best way to clean vinyl records?

Discussion in 'Audio Help & Tips' started by x calibur, Jan 5, 2012.

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  1. x calibur

    x calibur

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    there's all kinds of conflicting information on the internet. dry-cleaning, wet-cleaning, vacuum-cleaning, steam cleaning, solutions, brushes, etc.

    I want to clean an old vinyl collection so I can digitize it. any advice/experience would be appreciated.
    test
  2. L u c y

    L u c y (Administrator) SWERVE

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    bump ... I have a lot of my pops stuff on vinyl, did you find out XCali?
    test
  3. x calibur

    x calibur

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    ive done some basic research. what's consistent is that wet-cleaning is more thorough than dry cleaning, although you shouldn't get the label wet. distilled water should be used, and lint-free cotton should be used in drying/scrubbing. carbon fiber brushes are effective for cleaning/dusting off.

    records should be stored vertically, and not packed too tightly. never play a dirty record, or a record thats still wet.

    it's just that there's so much information on this online, and 12 different "best ways ever" being argued for. I made this thread to get advice from someone with experience, but I guess it's not active around here.

    ill keep looking, and post my method when I figure it out.
    test
  4. L u c y

    L u c y (Administrator) SWERVE

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    thats more than I knew already, so thanks. Like you I've looked online and found many different tips.
    test
  5. Xabiton

    Xabiton RM Veteran

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    Gruv Glide is the best solution I have ever used but its pricey. I use another solution called DP4 which works well also. You can also used some watered down alcohol and a non abrasive rag if you want. Then just clean the groove counter clockwise. I have been cleaning my records with DP4 mainly since 2005.
    test
  6. ADMBEATZ

    ADMBEATZ Aka NyCe

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    You can use Izotope's Music and Speech Cleaner. It has a nice, easy interface to clean audio and take out hiss, and it was built for things like that. Or if you want to really get serious into an audio track that has some crazy hiss going on then Izotope's RX would be a better choice.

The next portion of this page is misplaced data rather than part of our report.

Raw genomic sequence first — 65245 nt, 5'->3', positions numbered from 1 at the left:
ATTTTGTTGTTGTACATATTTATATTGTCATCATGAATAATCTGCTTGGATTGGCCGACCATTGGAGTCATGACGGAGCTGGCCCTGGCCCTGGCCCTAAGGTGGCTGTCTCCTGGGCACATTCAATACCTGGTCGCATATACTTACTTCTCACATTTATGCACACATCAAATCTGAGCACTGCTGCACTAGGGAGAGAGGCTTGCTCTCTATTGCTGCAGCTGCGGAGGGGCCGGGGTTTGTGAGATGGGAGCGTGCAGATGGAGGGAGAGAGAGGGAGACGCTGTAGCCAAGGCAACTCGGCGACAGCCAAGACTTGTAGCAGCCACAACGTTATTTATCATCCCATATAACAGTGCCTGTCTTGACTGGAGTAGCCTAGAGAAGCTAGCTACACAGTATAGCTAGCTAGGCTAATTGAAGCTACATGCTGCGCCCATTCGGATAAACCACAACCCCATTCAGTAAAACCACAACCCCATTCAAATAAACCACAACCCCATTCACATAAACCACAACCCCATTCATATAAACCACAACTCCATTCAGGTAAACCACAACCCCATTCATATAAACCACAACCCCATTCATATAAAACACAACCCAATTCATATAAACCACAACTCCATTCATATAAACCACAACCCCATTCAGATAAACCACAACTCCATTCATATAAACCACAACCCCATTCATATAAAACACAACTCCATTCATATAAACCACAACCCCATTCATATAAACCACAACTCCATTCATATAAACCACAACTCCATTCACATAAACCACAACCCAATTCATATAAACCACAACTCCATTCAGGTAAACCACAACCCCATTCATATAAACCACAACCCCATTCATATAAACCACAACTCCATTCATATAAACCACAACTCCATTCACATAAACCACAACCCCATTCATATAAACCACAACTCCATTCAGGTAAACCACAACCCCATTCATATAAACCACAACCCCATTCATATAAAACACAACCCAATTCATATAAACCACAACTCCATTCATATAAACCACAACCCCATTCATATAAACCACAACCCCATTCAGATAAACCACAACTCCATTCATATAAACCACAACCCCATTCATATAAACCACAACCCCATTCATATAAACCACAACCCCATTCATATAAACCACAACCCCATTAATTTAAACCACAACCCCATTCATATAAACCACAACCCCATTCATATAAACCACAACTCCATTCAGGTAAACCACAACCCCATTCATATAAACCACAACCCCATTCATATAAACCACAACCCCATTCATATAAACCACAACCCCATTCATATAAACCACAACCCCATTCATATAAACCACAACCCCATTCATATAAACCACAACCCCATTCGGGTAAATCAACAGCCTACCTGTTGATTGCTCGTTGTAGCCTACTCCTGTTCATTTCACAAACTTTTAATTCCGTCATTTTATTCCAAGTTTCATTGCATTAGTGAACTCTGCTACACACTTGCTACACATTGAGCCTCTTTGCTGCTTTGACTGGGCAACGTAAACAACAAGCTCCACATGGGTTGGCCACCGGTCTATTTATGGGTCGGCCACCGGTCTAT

test
  7. x calibur

    x calibur

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    I appreciate the recommendations.

    I was thinking more of solutions for cleaning the vinyl grooves, but I'll keep the Izotope programs in mind.

    gruv glide looks good. I'm not finding much info on dp4.
    test
  8. Prisca62

    Prisca62 New Member

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    If you have more than a few hundred vinyl records I'm not going to mince words: Use a vacuum record cleaner such as those sold by Nitty Gritty, VPI or Keith Monks. The results are far quicker, safer and superior to anything you could attempt to do by hand as the machine will apply the record cleaning solution, properly scrub the record and finally vacuum the dirt and liquid off leaving you with a dry and pristine vinyl record. It's the only way to truly deep clean a record.
    You can clean vinyl record by your hand too. To begin, lay the record on a clean flat surface such as on a soft towel on a table or place the record on the turntable platter. If you decide to clean your records while they are on the turntable make sure to secure the tone arm so it doesn't accidentally swing across the record as you are cleaning it and do not apply too much pressure on the platter as you can damage the bearings. Also pay attention not to get any record cleaning fluid on the platter or turntable finish. Follow the directions on the bottle, but generally one applies the liquid to the applicator brush and not on the record itself. Take the brush and place it on top of the record and turn the platter counter-clockwise a few times to work the dirt loose. Look at the brush, you should see some dirt or lint on it so carefully remove it and go another round cleaning the record till no more dirt or crud appears on the brush. Since alcohol is the primary ingredient of most record cleaning solutions the record should dry fairly quickly, but do let it air dry before flipping it over to clean the other side or place it back in its sleeve. Before you flip the record over though make sure the surface or platter is clean as the dirty uncleaned side was just there. If you want houshold items to clean them then For light cleaning you can use Isopropyl 90% alcohol or higher. Do NOT use rubbing alcohol or witch hazel as they contain additives that can harm your records. Another option for cleaning dirty records is dishwashing liquid without any moisturizers such as plain Joy or Dawn. It cleans dirty records well, but it's a pain to rinse off thoroughly and you have to avoid getting it on the label. Try not to get the label wet. If it does get wet then blot it dry immediately. Do NOT rub the label. Using normal tap water to rinse off the record is fine provided your water is not unusually "hard." If this is the case then you will want to finish up by using distilled water as a final rinse. Distilled water can be easily found in your supermarket or drugstore. The real trick is to properly rinse all this stuff off your vinyl records and get them dry without scratching them. Drying means using a microfiber type of cloth and blotting the record. Once this is done you can followup with a quick pass with a brush dipped in Isopropyl alcohol to get rid of any impurities that may still be on the record.
    test
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